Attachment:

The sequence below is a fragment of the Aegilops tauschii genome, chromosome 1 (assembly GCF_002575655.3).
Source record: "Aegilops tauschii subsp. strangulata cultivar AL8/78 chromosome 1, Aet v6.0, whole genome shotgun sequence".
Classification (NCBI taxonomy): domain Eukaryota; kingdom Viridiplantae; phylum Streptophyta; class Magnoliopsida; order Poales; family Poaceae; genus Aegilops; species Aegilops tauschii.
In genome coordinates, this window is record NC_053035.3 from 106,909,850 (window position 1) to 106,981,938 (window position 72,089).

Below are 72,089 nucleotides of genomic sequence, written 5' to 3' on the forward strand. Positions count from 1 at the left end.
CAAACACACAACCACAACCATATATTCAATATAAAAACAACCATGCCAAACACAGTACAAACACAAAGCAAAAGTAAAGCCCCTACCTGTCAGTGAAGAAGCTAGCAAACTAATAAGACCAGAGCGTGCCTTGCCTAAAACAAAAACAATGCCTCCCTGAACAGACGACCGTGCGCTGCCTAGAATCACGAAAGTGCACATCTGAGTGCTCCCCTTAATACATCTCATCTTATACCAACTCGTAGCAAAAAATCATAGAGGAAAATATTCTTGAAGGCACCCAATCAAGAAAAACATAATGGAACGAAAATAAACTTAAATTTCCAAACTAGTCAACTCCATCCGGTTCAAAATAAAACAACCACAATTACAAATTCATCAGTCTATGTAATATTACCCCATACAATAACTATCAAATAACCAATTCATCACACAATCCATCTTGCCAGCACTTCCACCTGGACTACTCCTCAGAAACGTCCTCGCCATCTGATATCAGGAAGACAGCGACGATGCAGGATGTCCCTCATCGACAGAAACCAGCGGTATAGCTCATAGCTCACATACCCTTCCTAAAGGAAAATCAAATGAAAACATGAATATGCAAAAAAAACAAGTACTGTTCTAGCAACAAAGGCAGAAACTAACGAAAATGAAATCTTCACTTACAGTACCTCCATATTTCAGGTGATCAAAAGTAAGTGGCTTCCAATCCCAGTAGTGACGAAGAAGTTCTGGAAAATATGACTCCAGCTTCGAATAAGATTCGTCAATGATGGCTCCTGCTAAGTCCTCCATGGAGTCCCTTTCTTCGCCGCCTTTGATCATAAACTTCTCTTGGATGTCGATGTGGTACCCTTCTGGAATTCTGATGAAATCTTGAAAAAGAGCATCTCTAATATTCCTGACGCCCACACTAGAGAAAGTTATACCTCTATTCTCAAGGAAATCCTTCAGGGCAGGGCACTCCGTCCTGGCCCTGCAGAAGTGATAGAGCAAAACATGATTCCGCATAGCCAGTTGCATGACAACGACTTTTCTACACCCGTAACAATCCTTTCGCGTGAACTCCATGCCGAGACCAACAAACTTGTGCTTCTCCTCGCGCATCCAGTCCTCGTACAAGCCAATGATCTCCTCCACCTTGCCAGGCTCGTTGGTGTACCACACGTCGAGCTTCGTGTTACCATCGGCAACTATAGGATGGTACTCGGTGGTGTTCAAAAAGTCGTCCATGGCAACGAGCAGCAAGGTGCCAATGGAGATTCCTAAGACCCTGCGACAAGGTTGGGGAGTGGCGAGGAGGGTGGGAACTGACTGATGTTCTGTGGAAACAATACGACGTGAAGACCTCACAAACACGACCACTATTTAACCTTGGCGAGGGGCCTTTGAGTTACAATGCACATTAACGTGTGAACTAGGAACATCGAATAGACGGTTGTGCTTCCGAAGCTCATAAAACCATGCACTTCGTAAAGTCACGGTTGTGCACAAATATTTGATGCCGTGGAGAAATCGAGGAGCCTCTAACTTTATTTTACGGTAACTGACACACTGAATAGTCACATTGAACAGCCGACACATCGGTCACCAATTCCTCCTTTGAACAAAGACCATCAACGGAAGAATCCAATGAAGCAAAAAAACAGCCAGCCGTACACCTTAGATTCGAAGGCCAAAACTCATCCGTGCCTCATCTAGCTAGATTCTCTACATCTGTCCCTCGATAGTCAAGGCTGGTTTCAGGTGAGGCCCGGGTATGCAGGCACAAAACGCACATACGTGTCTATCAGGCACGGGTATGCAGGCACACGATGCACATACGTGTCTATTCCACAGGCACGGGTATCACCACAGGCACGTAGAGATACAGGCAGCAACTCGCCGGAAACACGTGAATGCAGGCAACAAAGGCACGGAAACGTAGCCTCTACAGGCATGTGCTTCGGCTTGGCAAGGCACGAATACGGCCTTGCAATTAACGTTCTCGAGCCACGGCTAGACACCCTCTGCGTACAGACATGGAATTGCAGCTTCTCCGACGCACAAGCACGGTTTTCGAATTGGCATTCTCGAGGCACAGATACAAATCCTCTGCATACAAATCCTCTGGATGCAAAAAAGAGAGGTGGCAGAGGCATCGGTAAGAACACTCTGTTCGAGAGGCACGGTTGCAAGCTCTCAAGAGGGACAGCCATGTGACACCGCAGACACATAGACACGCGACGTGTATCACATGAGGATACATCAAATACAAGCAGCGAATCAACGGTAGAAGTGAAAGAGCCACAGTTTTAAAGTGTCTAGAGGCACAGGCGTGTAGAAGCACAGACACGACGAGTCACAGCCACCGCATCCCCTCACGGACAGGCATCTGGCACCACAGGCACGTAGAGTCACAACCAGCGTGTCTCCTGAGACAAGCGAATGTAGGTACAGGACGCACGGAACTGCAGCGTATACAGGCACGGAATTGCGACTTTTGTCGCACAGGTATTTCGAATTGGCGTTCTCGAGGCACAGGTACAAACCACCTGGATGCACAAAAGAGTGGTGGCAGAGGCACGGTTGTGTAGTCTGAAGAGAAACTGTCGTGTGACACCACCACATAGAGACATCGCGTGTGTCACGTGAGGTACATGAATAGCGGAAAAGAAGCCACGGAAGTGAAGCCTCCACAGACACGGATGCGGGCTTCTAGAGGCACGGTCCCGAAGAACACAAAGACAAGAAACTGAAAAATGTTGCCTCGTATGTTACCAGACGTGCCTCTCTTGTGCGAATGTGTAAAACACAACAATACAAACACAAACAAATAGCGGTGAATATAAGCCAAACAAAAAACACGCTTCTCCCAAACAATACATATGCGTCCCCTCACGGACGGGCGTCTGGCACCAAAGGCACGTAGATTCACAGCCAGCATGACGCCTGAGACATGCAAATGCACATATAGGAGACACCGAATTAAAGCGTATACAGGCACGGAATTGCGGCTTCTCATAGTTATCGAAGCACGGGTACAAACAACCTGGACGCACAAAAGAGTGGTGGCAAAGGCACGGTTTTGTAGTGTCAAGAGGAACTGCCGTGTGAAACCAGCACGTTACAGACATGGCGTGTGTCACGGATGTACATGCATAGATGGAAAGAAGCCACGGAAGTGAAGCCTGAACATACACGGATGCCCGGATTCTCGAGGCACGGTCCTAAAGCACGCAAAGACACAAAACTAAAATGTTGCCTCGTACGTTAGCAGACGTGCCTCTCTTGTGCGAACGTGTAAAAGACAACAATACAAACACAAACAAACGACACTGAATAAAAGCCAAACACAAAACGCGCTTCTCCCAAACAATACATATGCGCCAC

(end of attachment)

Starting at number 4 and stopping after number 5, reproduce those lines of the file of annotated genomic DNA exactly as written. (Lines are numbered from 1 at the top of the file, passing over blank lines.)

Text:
In genome coordinates, this window is record NC_053035.3 from 106,909,850 (window position 1) to 106,981,938 (window position 72,089).

Below are 72,089 nucleotides of genomic sequence, written 5' to 3' on the forward strand. Positions count from 1 at the left end.